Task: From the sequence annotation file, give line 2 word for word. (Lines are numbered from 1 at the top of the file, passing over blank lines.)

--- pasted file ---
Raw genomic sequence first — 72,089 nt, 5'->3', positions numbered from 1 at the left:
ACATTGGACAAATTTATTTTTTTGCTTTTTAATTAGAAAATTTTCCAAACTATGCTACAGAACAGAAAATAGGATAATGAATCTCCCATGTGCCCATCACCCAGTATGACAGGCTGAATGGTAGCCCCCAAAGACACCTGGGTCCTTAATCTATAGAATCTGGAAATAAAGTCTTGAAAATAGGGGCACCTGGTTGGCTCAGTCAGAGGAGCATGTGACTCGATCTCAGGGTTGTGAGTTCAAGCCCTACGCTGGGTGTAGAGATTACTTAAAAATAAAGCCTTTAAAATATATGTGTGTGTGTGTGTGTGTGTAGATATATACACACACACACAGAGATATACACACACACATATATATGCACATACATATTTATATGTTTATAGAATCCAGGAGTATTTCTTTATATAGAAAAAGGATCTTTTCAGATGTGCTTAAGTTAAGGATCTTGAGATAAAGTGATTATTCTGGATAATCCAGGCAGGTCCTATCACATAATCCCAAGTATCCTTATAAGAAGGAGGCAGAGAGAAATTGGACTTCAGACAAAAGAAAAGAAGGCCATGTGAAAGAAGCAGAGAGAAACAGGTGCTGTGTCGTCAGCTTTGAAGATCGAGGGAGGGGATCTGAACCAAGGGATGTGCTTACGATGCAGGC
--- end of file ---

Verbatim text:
ACATTGGACAAATTTATTTTTTTGCTTTTTAATTAGAAAATTTTCCAAACTATGCTACAGAACAGAAAATAGGATAATGAATCTCCCATGTGCCCATCACCCAGTATGACAGGCTGAATGGTAGCCCCCAAAGACACCTGGGTCCTTAATCTATAGAATCTGGAAATAAAGTCTTGAAAATAGGGGCACCTGGTTGGCTCAGTCAGAGGAGCATGTGACTCGATCTCAGGGTTGTGAGTTCAAGCCCTACGCTGGGTGTAGAGATTACTTAAAAATAAAGCCTTTAAAATATATGTGTGTGTGTGTGTGTGTGTAGATATATACACACACACACAGAGATATACACACACACATATATATGCACATACATATTTATATGTTTATAGAATCCAGGAGTATTTCTTTATATAGAAAAAGGATCTTTTCAGATGTGCTTAAGTTAAGGATCTTGAGATAAAGTGATTATTCTGGATAATCCAGGCAGGTCCTATCACATAATCCCAAGTATCCTTATAAGAAGGAGGCAGAGAGAAATTGGACTTCAGACAAAAGAAAAGAAGGCCATGTGAAAGAAGCAGAGAGAAACAGGTGCTGTGTCGTCAGCTTTGAAGATCGAGGGAGGGGATCTGAACCAAGGGATGTGCTTACGATGCAGGC